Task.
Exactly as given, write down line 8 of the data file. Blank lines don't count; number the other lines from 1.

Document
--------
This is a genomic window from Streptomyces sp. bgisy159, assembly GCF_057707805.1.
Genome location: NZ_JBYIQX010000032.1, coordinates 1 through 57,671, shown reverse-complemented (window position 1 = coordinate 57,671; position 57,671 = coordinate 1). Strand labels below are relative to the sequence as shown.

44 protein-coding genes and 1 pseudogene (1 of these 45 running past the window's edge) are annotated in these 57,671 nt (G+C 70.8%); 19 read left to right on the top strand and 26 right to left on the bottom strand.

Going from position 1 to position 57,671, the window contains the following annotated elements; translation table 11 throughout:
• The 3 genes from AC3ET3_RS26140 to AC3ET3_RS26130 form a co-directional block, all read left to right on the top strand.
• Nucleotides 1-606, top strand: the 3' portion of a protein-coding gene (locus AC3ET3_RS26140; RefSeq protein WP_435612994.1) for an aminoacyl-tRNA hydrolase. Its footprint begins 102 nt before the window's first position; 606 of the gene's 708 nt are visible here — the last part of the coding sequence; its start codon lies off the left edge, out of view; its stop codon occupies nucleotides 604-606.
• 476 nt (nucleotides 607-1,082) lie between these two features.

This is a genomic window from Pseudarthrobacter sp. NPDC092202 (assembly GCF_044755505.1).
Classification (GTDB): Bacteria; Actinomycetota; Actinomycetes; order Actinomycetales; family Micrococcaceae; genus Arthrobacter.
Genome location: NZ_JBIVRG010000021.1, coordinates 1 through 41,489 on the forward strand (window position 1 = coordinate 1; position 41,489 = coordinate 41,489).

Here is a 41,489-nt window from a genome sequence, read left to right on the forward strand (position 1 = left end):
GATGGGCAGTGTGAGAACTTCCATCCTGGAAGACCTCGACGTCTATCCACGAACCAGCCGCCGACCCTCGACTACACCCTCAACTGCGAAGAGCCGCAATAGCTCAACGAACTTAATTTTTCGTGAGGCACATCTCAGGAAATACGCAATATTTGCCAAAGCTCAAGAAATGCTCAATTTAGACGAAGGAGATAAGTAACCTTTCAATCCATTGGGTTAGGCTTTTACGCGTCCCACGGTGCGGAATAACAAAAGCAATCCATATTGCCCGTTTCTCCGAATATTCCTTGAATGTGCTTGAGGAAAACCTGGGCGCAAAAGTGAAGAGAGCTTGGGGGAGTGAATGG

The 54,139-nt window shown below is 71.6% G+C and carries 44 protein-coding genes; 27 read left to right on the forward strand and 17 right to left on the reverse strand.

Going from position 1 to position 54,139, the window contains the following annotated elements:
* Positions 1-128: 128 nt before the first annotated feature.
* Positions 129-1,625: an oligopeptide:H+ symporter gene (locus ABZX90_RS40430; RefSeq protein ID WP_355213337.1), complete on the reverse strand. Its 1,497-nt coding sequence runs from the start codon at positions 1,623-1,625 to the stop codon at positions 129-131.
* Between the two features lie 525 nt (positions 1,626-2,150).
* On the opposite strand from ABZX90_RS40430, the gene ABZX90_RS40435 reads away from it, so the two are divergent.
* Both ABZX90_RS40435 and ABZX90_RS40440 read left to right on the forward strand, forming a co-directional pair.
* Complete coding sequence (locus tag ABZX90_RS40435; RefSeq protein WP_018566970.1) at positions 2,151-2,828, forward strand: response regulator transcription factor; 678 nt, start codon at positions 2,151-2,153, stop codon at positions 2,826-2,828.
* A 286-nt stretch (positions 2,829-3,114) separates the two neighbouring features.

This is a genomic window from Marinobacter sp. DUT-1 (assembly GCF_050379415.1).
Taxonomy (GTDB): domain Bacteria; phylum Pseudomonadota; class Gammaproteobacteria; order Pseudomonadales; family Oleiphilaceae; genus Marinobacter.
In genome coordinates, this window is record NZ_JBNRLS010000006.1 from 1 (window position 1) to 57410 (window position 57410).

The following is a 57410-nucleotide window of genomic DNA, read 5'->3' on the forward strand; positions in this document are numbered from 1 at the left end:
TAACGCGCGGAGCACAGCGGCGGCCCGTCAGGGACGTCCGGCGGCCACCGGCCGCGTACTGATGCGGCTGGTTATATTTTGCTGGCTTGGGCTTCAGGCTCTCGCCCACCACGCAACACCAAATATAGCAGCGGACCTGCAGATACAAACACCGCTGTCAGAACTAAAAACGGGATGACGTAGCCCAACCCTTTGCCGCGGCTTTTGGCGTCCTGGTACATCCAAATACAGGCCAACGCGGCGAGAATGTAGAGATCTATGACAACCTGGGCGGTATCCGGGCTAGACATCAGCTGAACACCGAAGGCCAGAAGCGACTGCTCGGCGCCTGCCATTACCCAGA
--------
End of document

This is a genomic window from Pseudarthrobacter sp. NPDC092202 (assembly GCF_044755505.1).